Google Scholar

Rogers, R. D., Ramnani, N., Mackay, C., Wilson, J. L., Jezzard, P., Carter, C. S., et al. (2004). Distinct portions of anterior cingulate cortex and medial prefrontal cortex are activated by reward processing in separable phases of decision-making cognition. Biol. Psychiatry 55, 594–602.

Google Scholar

Sarter, M., Gehring, W. J., and Kozak, R. (2006). More attention must be paid: the neurobiology of attentional effort. Brain Res. Rev. 51, 145–160. doi: 10.1016/j.brainresrev.2005.11.002

PubMed Abstract | CrossRef Full Text | Google Scholar

Sullivan, E., and Pfefferbaum, A. (2014). Compensatory recruitment of neural resources in chronic alcoholism. Handb. Clin. Neurol. 125, 369–380. doi: 10.1016/B978-0-444-62619-6.00022-7

PubMed Abstract | CrossRef Full Text | Google Scholar

Sullivan, E. V., Müller-Oehring, E., Pitel, A.-L., Chanraud, S., Shankaranarayanan, A., Alsop, D. C., et al. (2013). A selective insular perfusion deficit contributes to compromised salience network connectivity in recovering alcoholic men. Biol. Psychiatry 74, 547–555. doi: 10.1016/j.biopsych.2013.02.026

PubMed Abstract | CrossRef Full Text | Google Scholar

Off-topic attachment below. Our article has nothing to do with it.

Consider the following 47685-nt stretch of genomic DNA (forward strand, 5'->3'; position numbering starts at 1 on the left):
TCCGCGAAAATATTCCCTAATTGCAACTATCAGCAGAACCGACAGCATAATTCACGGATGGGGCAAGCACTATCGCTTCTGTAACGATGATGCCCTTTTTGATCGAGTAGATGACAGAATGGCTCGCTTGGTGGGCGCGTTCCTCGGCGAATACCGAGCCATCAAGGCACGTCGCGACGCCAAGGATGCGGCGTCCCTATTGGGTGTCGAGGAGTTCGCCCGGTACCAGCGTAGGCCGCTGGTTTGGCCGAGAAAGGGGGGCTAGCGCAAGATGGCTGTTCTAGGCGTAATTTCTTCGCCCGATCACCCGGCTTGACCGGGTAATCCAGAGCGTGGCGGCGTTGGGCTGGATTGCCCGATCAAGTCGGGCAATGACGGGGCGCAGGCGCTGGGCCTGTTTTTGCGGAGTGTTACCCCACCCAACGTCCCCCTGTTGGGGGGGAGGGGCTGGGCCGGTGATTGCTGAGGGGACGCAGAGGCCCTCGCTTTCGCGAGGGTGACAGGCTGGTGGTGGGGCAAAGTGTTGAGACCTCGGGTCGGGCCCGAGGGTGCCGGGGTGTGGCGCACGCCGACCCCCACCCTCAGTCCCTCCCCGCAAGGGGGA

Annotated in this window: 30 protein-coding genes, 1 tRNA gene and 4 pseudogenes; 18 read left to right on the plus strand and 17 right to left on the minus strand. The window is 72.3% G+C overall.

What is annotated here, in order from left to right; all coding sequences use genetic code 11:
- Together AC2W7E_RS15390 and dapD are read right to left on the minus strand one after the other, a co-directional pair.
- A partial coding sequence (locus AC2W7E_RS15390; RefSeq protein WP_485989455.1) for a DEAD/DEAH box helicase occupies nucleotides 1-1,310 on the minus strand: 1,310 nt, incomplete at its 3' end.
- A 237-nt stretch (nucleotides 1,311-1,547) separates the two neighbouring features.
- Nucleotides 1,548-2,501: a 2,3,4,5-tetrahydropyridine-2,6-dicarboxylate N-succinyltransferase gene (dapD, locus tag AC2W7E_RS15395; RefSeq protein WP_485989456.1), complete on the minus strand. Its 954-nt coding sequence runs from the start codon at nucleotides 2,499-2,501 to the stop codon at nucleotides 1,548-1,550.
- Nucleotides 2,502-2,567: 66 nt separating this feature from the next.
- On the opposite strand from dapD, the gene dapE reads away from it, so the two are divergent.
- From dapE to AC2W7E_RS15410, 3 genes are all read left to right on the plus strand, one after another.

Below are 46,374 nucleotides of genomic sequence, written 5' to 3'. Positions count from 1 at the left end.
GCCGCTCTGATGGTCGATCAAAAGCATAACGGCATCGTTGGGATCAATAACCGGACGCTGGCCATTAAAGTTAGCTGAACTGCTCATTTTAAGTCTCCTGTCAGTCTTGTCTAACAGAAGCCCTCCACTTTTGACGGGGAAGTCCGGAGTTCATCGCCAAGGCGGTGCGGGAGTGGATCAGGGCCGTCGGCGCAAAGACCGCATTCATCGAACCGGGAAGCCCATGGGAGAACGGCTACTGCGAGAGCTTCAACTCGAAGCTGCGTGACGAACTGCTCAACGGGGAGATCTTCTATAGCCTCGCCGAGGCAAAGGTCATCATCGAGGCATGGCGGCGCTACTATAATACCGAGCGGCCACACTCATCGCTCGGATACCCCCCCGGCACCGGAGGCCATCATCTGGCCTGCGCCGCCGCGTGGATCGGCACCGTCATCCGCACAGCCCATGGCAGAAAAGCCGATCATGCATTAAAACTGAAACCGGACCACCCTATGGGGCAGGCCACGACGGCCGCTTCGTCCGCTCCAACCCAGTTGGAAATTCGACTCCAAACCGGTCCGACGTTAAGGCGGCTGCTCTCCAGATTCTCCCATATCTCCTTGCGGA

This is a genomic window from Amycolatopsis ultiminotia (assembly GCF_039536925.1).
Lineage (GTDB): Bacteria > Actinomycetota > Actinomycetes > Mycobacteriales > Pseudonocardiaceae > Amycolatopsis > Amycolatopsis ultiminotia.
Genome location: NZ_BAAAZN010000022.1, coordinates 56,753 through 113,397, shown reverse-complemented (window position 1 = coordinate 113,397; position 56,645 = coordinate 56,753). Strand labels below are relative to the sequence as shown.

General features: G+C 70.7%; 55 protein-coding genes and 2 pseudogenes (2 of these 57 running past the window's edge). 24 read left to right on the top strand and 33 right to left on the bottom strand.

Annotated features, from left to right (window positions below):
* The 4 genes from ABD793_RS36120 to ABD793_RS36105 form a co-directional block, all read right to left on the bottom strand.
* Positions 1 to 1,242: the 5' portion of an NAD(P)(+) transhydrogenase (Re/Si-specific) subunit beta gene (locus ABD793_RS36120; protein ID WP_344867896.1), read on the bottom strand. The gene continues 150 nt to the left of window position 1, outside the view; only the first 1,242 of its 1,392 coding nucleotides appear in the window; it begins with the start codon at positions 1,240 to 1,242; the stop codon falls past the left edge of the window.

Sutherland, M. T., McHugh, M. J., Pariyadath, V., and Stein, E. A. (2012). Resting state functional connectivity in addiction: lessons learned and a road ahead. Neuroimage 62, 2281–2295. doi: 10.1016/j.neuroimage.2012.01.117

PubMed Abstract | CrossRef Full Text | Google Scholar

Taylor, K. S., Seminowicz, D. A., and Davis, K. D. (2009). Two systems of resting state connectivity between the insula and cingulate cortex. Hum. Brain Mapp. 30, 2731–2745. doi: 10.1002/hbm.20705

PubMed Abstract | CrossRef Full Text | Google Scholar

Wittmann, M., Leland, D. S., and Paulus, M. P. (2007). Time and decision making: differential contribution of the posterior insular cortex and the striatum during a delay discounting task. Exp. Brain Res. 179, 643–653. doi: 10.1007/s00221-006-0822-y

PubMed Abstract | CrossRef Full Text

Wrase, J., Schlagenhauf, F., Kienast, T., Wüstenberg, T., Bermpohl, F., Kahnt, T., et al. (2007). Dysfunction of reward processing correlates with alcohol craving in detoxified alcoholics. Neuroimage 35, 787–794. doi: 10.1016/j.neuroimage.2006.11.043

PubMed Abstract | CrossRef Full Text | Google Scholar

Xu, J., Potenza, M. N., and Calhoun, V. D. (2013a). Spatial ICA reveals functional activity hidden from traditional fMRI GLM-based analyses. Front. Neurosci. 7:154. doi: 10.3389/fnins.2013.00154

PubMed Abstract | CrossRef Full Text | Google Scholar